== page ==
If you've been reading GoComics for a few years, you've likely noticed an explosion in new offerings on our A to Z listing. While single-panel political cartoons and three or four panel funnies make up the majority of the offerings, some of the more recent additions require some serious scrolling and a bit of in-depth reading. While there will always be half-braindead lame-o's who type "TLDNR" on anything over 140 characters, many others (like me) are delighted to see artists stretch the form to include literature, inspirational quotes, history and storytelling.
Today I'd like to spotlight three examples of GoComics cartoonists who work on a wide canvas, but I'd welcome any other suggestions in the comments. Let's start with a peek at Zen Pencils, by Australian artist Gavin Aung Than.
There you have it... a scarily honest yet wonderfully poignant sentiment by Sylvia Plath captured in artwork. I love the arrangement of the words beside the falling figs. It's like concrete poetry in the middle of a graphic novel. Zen Pencils is as remarkable for its diversity of artistic styles as it is the wide range of source material, but it's consistently inspirational and always fun to read.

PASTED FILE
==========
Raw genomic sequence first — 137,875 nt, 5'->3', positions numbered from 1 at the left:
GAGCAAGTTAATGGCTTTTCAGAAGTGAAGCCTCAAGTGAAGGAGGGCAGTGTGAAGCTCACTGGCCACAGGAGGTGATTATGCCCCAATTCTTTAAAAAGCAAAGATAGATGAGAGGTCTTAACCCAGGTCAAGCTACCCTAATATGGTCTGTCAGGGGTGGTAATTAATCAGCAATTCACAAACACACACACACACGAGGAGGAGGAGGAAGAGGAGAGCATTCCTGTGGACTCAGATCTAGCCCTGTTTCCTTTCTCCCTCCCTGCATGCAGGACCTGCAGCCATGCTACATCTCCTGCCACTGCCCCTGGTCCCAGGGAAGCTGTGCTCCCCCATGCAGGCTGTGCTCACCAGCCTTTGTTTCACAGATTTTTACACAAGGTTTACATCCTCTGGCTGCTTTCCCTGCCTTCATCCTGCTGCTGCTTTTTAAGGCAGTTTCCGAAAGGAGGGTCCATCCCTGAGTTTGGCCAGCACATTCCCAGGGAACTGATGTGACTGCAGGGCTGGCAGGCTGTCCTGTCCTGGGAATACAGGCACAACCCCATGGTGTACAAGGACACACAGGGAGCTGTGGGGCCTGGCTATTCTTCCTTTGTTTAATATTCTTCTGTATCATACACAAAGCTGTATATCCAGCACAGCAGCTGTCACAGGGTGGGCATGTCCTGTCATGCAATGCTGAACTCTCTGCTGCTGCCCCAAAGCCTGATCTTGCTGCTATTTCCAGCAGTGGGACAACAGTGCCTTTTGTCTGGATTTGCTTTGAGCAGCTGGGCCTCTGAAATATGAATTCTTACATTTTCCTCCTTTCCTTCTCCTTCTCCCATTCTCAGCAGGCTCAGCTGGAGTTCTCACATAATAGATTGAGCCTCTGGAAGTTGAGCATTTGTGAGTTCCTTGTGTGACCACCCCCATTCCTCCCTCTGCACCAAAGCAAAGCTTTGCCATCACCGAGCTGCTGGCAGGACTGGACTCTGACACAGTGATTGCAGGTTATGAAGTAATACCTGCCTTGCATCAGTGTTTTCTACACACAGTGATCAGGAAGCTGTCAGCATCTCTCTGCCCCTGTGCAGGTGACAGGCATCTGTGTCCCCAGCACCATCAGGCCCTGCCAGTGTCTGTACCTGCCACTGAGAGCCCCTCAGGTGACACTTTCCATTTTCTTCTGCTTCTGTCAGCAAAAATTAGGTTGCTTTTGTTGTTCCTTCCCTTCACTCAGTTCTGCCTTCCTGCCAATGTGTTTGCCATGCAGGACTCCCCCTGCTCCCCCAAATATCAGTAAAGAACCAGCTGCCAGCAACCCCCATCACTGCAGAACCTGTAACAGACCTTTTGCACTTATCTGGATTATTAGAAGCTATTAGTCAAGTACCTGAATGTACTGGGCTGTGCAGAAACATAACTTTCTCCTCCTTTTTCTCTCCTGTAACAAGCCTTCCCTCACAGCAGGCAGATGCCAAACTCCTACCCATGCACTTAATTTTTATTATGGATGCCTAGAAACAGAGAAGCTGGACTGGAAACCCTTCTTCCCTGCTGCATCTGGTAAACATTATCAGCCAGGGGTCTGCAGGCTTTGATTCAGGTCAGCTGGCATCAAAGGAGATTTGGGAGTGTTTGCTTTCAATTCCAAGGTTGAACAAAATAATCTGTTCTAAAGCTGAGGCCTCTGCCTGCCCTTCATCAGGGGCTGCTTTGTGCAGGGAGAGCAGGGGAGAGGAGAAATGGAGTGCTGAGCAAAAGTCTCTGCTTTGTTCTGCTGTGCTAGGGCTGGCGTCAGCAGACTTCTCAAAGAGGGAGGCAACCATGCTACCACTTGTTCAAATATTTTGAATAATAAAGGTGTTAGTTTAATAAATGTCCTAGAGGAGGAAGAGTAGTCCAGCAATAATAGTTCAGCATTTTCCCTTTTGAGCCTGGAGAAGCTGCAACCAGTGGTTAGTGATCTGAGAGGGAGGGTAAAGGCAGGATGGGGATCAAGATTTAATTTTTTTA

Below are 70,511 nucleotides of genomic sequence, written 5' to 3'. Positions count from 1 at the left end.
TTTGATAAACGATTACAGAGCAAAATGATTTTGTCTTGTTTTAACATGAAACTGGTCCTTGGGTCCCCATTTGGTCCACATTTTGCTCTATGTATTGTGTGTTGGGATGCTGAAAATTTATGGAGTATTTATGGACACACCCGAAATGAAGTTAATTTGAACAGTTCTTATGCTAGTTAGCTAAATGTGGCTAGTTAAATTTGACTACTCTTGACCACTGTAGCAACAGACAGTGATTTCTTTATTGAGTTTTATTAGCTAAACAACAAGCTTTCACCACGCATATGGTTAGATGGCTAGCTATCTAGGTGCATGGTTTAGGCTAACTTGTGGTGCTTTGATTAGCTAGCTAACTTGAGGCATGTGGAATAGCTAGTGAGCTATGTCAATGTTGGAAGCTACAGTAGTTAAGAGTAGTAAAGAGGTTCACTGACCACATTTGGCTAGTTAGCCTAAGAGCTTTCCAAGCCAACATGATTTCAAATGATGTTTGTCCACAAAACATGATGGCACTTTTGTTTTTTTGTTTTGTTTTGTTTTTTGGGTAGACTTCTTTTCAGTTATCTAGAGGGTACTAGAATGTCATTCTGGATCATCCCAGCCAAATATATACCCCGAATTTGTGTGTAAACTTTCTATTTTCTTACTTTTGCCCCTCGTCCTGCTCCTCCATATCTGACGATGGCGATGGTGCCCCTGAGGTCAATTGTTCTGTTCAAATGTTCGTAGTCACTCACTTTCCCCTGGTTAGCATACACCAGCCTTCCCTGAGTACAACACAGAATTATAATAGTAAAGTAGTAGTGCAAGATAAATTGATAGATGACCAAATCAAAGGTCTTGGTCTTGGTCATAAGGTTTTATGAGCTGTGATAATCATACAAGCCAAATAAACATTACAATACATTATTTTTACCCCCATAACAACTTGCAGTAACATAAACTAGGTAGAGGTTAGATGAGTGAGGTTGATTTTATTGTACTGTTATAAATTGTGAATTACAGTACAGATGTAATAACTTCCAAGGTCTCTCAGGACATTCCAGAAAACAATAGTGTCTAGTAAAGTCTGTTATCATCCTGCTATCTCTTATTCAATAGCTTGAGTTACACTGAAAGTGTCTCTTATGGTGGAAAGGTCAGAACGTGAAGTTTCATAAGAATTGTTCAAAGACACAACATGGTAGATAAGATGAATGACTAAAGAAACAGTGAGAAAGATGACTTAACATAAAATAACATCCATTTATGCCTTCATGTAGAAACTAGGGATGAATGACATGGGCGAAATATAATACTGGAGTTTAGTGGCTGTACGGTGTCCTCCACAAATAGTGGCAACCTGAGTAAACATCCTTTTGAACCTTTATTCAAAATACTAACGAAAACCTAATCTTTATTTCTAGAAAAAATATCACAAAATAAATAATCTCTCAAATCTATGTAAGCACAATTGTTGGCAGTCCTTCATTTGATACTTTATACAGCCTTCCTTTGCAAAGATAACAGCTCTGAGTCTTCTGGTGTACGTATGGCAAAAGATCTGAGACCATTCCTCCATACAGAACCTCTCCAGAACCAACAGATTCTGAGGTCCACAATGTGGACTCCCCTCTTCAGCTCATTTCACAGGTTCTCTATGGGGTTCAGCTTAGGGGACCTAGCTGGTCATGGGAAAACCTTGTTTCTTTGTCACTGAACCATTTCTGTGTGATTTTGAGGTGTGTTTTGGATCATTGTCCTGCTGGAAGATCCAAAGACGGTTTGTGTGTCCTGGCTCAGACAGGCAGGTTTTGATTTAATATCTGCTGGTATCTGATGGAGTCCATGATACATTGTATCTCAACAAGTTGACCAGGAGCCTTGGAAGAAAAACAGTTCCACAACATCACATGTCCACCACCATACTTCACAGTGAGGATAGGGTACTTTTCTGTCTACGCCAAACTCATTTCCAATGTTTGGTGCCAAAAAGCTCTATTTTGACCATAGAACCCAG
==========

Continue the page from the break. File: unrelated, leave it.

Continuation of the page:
If you're headed to San Diego Comic Con this weekend, stop by the Andrews McMeel Publishing/GoComics booth (#1503) on Friday 3.30-4.30pm and on Sunday 12.30-1.30pm to meet Gavin and see some examples of his upcoming book.
Peter Mann, the artist and writer of The Quixote Syndrome, teaches in the Humanities program at Stanford University, where he uses these comics as teaching materials. The above illustration from last week presents a Franz Kafka parable in its entirety. You'll need to enlarge it to keep from squinting, but its well worth your while. Catch more Quixote Syndrome here.
Eleri Mai Harris, of Eleri Mai Harris Cartoons, has been doing a great series about American history and civic identity, including this strip from earlier in the year depicting the Solidarity Singers of Madison, Wisconsin. I visited Madison over the weekend, and though I didn't make it into the State House in time to hear the 11:00 a.m. singing protest, I did hear a couple of the Solidarity Singers sharing their message outside the State House at the weekly farmer's market. Check out more of her recent large-format cartoons on GoComics.